Every Foreign Exchange album is a departure, an abrupt turn from what you've come to expect that takes a minute to grow on you. Tales from the Land of Milk and Honey, the group's fifth album since emerging in 2004, is as delectable as it sounds, and this time around, rather than requiring the usual marination period, this one can cook immediately.
From the Azymuth-evoking bossa nova of the "Milk and Honey" intro that carries into the stink-faced funk of "Work It To The Top," the Foreign Exchange demonstrate a confidence that comes with a decade of sound reinvention. The satirical UK house single "Asking For A Friend" achieves the rare feat of garnering lulz and spins. "Truce" finds Phonte Coleman returning to his 2010 theory of love being an armistice at best, proving lush instrumentation that makes even concession sound endearing. "As Fast As You Can" is classic FE+ excellence on which synths are played like orchestras and four on the floor drums take on a dream-like quality. Fittingly for such artists' artists, the strongest ode is to a couple of chords on "Sevenths and Ninths."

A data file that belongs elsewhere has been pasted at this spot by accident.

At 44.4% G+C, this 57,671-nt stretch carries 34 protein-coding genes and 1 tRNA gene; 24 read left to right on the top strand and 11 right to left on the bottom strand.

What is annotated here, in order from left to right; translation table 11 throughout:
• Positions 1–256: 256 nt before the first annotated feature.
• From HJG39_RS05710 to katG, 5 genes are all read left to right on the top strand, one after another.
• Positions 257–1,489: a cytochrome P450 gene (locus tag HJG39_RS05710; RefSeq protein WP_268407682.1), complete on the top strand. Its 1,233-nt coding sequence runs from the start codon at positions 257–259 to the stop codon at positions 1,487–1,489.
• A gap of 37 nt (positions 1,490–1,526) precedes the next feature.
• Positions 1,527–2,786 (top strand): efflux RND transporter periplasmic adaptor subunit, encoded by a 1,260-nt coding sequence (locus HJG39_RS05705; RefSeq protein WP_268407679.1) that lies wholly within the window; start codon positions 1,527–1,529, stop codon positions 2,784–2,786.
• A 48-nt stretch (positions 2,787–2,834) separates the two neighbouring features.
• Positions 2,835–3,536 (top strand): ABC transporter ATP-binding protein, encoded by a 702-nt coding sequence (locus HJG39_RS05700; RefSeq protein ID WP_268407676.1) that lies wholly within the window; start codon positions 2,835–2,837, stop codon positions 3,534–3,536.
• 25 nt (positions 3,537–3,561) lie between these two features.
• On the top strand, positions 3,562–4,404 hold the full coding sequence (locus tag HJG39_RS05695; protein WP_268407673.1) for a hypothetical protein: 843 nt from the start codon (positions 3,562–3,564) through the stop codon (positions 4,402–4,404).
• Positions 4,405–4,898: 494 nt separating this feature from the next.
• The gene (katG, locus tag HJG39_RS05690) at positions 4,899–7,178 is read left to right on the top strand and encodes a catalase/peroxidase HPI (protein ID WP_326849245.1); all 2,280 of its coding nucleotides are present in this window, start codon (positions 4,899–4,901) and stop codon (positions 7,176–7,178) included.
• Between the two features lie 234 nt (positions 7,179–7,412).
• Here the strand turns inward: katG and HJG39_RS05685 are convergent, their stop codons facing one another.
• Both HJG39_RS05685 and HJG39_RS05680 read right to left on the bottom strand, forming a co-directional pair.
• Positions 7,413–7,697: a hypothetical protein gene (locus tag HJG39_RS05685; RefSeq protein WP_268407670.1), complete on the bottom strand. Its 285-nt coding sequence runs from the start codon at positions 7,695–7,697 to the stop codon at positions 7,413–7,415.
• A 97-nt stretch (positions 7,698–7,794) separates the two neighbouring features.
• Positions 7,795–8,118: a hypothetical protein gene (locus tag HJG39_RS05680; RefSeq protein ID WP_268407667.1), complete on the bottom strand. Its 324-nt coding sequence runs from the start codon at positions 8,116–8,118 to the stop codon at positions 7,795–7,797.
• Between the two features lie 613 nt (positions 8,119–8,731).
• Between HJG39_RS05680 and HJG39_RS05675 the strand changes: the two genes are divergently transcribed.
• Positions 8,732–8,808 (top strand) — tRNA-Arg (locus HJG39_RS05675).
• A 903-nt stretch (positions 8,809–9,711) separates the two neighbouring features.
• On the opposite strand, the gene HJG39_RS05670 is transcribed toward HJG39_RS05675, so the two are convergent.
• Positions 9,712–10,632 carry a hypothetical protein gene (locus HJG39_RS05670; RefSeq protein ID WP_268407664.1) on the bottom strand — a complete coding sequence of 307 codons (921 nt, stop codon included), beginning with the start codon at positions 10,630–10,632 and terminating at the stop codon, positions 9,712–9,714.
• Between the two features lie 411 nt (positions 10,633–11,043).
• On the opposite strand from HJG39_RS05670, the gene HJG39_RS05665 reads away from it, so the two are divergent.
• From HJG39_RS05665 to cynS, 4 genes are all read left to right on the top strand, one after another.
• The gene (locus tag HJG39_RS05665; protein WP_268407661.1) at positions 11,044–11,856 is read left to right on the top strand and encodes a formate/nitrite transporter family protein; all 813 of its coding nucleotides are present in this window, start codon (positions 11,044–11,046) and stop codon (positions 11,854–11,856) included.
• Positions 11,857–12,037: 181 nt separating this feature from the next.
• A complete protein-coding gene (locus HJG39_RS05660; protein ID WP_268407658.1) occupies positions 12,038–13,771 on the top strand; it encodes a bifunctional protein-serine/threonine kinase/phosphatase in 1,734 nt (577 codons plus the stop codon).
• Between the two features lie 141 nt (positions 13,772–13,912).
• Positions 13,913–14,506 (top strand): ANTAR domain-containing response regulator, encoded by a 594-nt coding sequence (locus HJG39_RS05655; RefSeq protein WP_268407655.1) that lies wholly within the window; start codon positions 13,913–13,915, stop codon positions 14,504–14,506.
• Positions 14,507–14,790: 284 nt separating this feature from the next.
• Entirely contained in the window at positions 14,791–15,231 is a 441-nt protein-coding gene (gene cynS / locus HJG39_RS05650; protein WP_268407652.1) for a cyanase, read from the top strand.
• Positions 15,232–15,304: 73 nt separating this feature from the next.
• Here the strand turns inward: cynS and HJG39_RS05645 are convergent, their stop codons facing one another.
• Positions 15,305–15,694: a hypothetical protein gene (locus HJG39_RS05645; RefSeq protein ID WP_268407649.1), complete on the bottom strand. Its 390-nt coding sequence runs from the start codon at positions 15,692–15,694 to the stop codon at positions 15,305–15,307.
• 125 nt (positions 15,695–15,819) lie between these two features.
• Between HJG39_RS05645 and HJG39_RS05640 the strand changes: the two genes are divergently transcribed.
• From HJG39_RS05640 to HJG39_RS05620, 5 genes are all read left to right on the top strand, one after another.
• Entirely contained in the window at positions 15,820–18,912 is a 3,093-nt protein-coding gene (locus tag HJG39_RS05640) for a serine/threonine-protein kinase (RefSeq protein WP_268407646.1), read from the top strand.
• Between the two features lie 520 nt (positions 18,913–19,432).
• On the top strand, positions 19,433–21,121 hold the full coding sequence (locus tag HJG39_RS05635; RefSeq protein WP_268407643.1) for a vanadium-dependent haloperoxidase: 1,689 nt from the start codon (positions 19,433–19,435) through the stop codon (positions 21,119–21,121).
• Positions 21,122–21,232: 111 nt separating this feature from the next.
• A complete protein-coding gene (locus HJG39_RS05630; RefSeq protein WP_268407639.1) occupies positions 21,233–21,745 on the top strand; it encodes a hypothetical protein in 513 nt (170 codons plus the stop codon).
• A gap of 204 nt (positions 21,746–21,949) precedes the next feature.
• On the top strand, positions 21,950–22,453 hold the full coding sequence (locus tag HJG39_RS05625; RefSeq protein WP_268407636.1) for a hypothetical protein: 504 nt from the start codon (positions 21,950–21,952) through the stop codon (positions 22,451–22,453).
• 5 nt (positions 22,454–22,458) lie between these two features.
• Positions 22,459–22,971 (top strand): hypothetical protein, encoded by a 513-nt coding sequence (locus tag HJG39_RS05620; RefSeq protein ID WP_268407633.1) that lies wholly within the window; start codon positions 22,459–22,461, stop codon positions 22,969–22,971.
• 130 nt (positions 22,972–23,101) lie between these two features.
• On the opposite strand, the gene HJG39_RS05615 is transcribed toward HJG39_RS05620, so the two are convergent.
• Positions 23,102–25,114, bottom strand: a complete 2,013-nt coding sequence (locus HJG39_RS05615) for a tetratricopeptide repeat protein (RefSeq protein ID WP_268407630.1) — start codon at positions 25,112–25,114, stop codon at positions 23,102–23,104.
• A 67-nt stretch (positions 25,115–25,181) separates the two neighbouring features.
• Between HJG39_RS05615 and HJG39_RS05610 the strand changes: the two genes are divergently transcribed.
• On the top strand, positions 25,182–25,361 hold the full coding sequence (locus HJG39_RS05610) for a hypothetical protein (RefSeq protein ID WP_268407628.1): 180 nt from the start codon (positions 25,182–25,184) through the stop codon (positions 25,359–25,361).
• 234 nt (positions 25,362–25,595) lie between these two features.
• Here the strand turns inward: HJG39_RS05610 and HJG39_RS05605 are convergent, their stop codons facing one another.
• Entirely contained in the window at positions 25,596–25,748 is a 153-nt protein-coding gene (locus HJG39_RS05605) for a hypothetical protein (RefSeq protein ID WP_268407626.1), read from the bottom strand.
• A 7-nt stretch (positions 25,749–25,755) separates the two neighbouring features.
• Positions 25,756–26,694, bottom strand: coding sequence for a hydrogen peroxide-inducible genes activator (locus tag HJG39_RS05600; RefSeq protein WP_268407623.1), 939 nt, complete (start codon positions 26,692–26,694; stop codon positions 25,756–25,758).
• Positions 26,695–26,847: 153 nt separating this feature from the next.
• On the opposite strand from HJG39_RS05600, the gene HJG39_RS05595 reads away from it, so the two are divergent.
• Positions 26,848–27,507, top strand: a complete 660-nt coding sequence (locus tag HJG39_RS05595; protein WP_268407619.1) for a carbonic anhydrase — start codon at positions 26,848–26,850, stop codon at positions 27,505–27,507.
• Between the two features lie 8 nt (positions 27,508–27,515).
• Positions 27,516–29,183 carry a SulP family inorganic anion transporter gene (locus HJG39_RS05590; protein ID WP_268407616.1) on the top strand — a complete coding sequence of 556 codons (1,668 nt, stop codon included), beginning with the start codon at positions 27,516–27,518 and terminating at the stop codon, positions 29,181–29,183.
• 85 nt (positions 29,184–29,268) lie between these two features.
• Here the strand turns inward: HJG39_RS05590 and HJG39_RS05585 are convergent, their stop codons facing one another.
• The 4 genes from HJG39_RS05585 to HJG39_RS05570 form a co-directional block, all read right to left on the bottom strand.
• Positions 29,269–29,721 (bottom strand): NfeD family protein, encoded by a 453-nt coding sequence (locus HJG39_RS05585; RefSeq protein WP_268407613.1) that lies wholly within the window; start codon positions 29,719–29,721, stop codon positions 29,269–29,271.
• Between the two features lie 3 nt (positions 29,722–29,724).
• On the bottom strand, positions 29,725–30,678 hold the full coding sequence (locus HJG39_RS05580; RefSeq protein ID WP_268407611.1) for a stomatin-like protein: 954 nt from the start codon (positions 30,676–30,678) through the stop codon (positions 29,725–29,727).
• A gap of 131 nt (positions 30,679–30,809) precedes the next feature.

What's unique about Tales from the Land of Milk and Honey is the defining of core group members. Phonte and Nicolay have always been the duo behind the name, with the help of various guests across albums, but the placement of composer/keyboardist Zo! and vocalists Carmen Rodgers and Tamisha Waden on the album cover suggest a new, fuller roster. Much has been written about the Foreign Exchange's unlikely international pairing, but their continued experimentation and regeneration has by now surpassed their origin story. This North Carolina-based outfit have gone from outliers to one of the most consistent acts in R&B. (Foreign Exchange)